Friday, 18 May 2018

Budget 2018

Yesterday, I attended my first budget lock-up.

It was less interesting than it sounds.

But egads the Treasury staffers there are good.

For three and a half hours, you can look at the budget and ask any of dozens of Treasury people floating around the room about how different numbers were established. If they don't know, they know the person in the room who does know. And if nobody in the room knows, they'll phone the person back at the office who does know and will get back to you within minutes.

It is simply amazing. If I do it again, I'm going to have to come into the room with a big long list of all the things I always wanted to know but didn't know who to ask. Because they'll sort every one of them.

The one I was particularly curious about was the tobacco excise forecast. The government earns a lot of money from tobacco excise. And the government has now legalised vaping. The prior path of tobacco excise hikes would have had total tobacco tax revenues increasing a bit further despite volume declines. But with the availability of new and safer substitutes, the prior relationship between prices and consumption wouldn't be reliable.

So I asked! The tobacco excise forecast is based on an assumption of a two percent reduction in volume per year, based on historic trends. If those trends continue, and if excise freezes after the currently scheduled round of hikes, then excise reaches $1.86 billion by 2021 and starts falling a bit thereafter. I doubt that 2% per year volumetric drop is the right forecast as vaping becomes more mainstream and legal-legal instead of just pretty legal, but I'm not sure what the right forecast is. If consumption drops by 10% per year instead of 2% per year, though, you pretty quickly wind up with half a billion less in excise revenue than you might have been banking on. What has been pretty inelastic demand can turn pretty elastic once substitutes become widely available.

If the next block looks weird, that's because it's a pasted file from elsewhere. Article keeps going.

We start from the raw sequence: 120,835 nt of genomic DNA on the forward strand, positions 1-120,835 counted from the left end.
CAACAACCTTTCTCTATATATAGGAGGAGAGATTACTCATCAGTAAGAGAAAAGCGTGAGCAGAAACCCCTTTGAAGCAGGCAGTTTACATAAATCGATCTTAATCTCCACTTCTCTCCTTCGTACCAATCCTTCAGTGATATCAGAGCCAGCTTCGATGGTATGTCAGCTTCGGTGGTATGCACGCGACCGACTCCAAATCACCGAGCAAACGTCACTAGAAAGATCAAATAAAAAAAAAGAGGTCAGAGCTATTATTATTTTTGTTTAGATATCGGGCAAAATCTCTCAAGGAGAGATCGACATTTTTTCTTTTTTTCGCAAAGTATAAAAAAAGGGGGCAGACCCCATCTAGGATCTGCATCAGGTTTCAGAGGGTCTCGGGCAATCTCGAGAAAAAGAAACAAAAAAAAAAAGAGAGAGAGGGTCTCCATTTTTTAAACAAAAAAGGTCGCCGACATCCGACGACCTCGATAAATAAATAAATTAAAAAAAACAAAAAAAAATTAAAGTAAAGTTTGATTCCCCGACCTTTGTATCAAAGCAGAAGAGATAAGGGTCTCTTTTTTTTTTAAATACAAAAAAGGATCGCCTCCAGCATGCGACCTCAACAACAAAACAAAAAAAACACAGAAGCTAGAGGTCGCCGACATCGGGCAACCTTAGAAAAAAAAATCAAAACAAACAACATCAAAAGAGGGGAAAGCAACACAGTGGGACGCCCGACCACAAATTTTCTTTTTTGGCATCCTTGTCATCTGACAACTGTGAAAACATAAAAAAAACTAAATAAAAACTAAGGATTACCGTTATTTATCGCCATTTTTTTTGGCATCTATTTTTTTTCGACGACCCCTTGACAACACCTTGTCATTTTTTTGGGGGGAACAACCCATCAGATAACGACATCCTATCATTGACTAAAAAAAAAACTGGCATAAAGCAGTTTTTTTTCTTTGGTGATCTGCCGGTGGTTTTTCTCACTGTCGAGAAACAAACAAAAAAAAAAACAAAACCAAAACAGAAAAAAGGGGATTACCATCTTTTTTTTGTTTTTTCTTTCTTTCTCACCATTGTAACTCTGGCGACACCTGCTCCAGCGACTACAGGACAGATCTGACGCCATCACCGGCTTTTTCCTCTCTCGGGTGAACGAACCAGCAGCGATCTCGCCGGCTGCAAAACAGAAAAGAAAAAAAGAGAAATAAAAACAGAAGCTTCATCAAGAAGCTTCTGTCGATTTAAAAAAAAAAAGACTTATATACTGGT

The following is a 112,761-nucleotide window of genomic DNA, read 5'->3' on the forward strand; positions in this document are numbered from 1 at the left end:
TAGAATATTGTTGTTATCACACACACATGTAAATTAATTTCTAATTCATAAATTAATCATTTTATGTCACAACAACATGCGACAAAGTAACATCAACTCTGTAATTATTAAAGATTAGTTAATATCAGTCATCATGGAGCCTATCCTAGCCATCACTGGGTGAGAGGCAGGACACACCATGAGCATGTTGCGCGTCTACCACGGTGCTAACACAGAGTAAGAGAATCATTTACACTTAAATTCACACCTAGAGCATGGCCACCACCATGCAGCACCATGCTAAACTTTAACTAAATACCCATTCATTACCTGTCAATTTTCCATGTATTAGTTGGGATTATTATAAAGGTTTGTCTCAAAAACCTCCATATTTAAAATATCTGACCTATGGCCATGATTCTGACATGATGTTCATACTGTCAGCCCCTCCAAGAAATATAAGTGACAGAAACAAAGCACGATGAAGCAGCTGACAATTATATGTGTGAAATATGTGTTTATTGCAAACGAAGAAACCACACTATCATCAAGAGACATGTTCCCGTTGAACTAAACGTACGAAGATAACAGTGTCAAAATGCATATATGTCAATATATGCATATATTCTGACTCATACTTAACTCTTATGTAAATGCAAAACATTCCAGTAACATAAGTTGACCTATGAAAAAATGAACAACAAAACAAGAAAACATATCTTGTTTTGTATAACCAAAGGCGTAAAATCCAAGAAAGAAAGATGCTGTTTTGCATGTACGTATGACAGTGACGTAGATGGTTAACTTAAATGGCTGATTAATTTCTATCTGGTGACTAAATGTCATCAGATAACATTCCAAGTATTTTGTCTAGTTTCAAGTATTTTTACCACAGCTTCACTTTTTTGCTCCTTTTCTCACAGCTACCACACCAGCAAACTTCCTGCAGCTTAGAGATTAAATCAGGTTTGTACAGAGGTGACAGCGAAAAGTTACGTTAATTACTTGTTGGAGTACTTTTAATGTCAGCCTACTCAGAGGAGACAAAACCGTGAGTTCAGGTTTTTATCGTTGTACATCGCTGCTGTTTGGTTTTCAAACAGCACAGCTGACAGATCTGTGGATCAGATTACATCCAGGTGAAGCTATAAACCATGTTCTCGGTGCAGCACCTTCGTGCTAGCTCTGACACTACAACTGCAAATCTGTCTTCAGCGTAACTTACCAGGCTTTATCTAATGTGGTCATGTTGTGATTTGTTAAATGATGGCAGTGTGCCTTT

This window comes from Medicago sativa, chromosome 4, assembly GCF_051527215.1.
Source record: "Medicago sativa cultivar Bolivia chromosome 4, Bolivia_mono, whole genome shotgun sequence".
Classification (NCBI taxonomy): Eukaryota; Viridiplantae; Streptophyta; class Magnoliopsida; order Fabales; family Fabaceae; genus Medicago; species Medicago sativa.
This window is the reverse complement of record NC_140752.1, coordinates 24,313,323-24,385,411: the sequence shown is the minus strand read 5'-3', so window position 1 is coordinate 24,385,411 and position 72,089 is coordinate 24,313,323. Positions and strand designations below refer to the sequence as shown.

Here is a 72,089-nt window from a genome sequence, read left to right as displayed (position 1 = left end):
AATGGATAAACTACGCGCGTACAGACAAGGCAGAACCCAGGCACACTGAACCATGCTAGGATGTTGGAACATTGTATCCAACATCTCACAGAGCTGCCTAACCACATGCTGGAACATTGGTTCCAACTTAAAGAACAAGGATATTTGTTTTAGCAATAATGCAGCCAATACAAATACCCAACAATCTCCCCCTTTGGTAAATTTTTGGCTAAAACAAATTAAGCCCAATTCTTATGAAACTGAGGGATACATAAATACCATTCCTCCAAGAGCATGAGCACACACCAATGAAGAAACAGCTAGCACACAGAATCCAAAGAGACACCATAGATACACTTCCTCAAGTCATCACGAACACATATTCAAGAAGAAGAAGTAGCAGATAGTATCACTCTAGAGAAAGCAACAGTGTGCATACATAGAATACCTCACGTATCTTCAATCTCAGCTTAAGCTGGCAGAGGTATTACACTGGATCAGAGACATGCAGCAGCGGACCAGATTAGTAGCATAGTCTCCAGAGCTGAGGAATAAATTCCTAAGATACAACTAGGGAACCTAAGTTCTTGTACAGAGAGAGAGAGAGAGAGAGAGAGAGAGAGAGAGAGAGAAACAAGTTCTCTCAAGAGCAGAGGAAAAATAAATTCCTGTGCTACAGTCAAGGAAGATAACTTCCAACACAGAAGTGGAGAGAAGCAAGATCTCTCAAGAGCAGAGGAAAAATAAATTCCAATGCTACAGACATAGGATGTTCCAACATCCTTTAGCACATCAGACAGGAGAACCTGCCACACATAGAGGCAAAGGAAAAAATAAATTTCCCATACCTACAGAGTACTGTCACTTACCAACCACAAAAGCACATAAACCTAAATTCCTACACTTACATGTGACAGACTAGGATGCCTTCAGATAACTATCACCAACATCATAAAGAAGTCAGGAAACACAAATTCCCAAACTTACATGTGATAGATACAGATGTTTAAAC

I'd provided budget takes for the Dom Post, the Spinoff, and this week's edition of our Insights newsletter. I tried to hit on bits other than the usual "This is who gets what" stuff ably handled elsewhere.

I also had a bit of a chat with Andrew Dickens at Newstalk ZB, but technical meltdowns at their end meant things ended at the commercial break rather than continuing afterwards. Alas.

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